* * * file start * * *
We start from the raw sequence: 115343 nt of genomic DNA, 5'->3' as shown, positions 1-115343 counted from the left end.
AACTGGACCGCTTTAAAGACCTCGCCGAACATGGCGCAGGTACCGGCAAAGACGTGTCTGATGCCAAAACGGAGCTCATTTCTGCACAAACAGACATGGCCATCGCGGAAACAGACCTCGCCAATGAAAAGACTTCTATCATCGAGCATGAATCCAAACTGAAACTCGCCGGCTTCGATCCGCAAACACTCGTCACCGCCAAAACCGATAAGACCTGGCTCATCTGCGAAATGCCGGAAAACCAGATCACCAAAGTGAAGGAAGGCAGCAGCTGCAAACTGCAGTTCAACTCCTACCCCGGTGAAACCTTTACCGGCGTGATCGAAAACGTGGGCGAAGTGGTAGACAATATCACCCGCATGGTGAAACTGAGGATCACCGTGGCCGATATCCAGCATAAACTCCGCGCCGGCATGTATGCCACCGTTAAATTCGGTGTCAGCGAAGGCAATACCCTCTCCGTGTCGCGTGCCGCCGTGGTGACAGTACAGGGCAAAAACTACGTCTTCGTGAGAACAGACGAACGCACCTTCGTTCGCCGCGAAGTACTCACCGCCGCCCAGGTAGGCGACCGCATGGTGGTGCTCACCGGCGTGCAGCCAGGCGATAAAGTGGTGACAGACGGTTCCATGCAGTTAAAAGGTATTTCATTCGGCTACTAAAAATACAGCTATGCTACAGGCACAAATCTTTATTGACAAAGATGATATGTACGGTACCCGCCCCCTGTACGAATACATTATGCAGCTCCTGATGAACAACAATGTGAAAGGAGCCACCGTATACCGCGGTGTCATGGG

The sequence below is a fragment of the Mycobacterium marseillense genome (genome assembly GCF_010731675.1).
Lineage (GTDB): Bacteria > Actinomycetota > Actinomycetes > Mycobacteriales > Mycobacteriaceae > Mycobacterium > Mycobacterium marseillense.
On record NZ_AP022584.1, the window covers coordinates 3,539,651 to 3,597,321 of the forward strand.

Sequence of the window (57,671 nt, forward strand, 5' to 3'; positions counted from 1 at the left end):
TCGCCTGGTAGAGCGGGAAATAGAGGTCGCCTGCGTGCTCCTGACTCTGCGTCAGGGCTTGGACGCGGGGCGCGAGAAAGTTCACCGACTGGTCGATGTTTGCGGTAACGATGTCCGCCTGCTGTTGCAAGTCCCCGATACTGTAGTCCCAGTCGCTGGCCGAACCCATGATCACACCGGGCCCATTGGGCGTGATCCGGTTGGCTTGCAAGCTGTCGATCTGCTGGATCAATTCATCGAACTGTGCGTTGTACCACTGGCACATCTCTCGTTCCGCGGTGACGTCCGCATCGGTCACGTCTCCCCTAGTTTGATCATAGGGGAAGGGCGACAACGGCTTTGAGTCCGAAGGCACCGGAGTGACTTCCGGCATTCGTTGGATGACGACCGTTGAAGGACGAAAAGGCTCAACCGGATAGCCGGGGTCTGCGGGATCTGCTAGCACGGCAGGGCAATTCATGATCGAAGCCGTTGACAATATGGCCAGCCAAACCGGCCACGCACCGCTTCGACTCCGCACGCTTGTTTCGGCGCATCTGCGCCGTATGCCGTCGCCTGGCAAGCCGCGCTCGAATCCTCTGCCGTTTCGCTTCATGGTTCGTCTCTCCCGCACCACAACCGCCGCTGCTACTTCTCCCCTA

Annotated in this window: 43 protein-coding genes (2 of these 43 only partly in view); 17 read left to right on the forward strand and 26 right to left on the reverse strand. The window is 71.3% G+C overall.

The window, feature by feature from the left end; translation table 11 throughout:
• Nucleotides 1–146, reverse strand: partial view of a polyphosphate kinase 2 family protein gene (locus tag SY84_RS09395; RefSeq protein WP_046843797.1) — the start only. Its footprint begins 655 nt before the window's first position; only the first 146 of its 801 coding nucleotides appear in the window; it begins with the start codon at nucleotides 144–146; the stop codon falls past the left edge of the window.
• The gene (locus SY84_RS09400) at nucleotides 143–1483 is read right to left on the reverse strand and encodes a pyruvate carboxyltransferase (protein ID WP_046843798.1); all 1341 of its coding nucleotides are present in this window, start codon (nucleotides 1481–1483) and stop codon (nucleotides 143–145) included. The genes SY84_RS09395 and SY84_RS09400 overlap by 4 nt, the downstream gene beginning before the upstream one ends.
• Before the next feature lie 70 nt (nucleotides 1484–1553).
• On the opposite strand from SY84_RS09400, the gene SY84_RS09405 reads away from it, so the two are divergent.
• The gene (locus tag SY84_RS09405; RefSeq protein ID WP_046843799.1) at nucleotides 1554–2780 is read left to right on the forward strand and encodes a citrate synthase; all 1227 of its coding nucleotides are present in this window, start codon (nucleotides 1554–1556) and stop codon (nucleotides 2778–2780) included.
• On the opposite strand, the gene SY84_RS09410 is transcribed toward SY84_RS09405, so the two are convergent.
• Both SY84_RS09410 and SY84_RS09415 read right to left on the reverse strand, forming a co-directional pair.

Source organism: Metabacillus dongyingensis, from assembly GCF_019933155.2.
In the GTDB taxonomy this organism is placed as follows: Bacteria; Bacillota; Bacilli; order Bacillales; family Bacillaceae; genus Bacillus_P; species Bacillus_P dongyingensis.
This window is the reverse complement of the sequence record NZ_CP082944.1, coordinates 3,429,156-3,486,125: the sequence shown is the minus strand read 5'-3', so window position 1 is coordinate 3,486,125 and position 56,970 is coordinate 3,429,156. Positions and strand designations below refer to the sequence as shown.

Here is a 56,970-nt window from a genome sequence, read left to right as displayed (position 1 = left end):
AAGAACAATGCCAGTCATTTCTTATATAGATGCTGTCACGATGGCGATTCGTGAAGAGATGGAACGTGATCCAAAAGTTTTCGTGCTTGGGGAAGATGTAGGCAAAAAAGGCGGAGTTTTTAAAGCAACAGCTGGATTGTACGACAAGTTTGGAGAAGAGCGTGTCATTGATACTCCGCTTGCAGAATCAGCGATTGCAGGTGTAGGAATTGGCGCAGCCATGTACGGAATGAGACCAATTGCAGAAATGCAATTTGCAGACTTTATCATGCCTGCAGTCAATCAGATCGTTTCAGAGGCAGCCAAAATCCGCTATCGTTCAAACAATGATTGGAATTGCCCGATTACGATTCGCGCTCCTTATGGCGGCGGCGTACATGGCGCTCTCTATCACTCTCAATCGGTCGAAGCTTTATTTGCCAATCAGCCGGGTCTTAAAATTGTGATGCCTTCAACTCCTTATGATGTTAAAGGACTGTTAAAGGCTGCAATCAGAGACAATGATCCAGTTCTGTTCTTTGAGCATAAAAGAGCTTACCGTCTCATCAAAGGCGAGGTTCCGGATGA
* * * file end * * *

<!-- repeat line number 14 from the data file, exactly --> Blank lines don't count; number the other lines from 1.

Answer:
• The gene (locus tag SY84_RS09405; RefSeq protein ID WP_046843799.1) at nucleotides 1554–2780 is read left to right on the forward strand and encodes a citrate synthase; all 1227 of its coding nucleotides are present in this window, start codon (nucleotides 1554–1556) and stop codon (nucleotides 2778–2780) included.